Design to Refine: Developing a tunable information architecture

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My UX London workshop; short version of the full-day workshop I'm teaching this year in San Francisco, Atlanta, and Chicago: http://bit.ly/gL7HaH

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  • Need to make strong point of context of large orgs\n
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  • Microsoft and the 90%\n
  • Microsoft and the 90%\n
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  • In this example, we analyzed AIGA’s top 500 unique queries for a specific month--these accounted for exactly 37% of all search activity. We used Microsoft’s “LEN” function to count the number of characters in each query, and then calculated the queries’ mean and median lengths (10.648 and 10, respectively). \n<big chart>\nSorting by query length, we see that the maximum length among these 500 queries was 62 characters, but that is something of an outlier; the next longest was 36, then 28 and flattening out (apparently, Zipf is everywhere):\n<small chart>\nBased on this data, we might be safe using a search entry box with a width in the 15-20 characters range. If horizontal real estate isn’t at a premium, a width of 30 characters would be even better.\n\n
  • Zipf is everywhere):\n<small chart>\nBased on this data, we might be safe using a search entry box with a width in the 15-20 characters range. If horizontal real estate isn’t at a premium, a width of 30 characters would be even better.\n\n
  • Zipf is everywhere):\n<small chart>\nBased on this data, we might be safe using a search entry box with a width in the 15-20 characters range. If horizontal real estate isn’t at a premium, a width of 30 characters would be even better.\n\n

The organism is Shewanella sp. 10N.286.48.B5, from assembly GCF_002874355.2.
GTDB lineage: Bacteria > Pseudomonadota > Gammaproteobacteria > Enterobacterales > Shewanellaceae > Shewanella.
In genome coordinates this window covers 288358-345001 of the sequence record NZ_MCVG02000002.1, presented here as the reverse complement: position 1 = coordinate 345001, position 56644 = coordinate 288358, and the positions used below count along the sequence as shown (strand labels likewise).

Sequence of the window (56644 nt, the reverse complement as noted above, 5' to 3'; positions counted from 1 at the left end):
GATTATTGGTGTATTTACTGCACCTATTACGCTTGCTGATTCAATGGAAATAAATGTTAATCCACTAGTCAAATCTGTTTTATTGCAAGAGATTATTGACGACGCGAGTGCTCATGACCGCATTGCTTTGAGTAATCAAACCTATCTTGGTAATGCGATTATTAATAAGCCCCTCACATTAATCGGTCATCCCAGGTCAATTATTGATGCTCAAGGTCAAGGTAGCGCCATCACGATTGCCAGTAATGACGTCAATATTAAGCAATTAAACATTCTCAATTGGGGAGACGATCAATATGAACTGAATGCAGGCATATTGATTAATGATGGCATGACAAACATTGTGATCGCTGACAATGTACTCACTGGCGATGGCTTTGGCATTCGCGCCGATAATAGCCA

• Zipf is everywhere):\n<small chart>\nBased on this data, we might be safe using a search entry box with a width in the 15-20 characters range. If horizontal real estate isn’t at a premium, a width of 30 characters would be even better.\n\n
  • Zipf is everywhere):\n<small chart>\nBased on this data, we might be safe using a search entry box with a width in the 15-20 characters range. If horizontal real estate isn’t at a premium, a width of 30 characters would be even better.\n\n
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  • Might have this already in the SSA workshop slides\n\n
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  • Mention Sandia’s example\n
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  • Anchors will be liked by good leaders, and will outlast bad leaders\n
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  • Design to Refine: Developing a tunable information architecture

    1. 1. Design to RefineDeveloping a tunable information architectureLou Rosenfeld •  Rosenfeld Media •  rosenfeldmedia.com London •  14 April 2011
    2. 2. Hello, my name is Lou
    3. 3. Agenda1. The quick intro2. Prioritizing and tuning top-down navigation3. Demo: content modeling4. Prioritizing and tuning contextual navigation5. Group exercise: site search analytics6. Prioritizing and tuning search7. Changing your work and your organization
    4. 4. I’ve already dissed redesignSee the slides here:http://www.slideshare.net/lrosenfeld/
    5. 5. The alternatives to redesign1. Prioritize: Identify the important problems regularly2. Tune: Address those problems regularly3. Be opportunistic: Look for low-hanging fruit
    6. 6. Prioritize becausea little goes a long way
    7. 7. A handful of your queries/ways to navigate/documents meet A little data goes a long waythe needs of the few audiences that use your site most
    8. 8. A handful of your queries/ways to navigate/documents meet A little data goes a long waythe needs of the few audiences that use your site most LOVE IT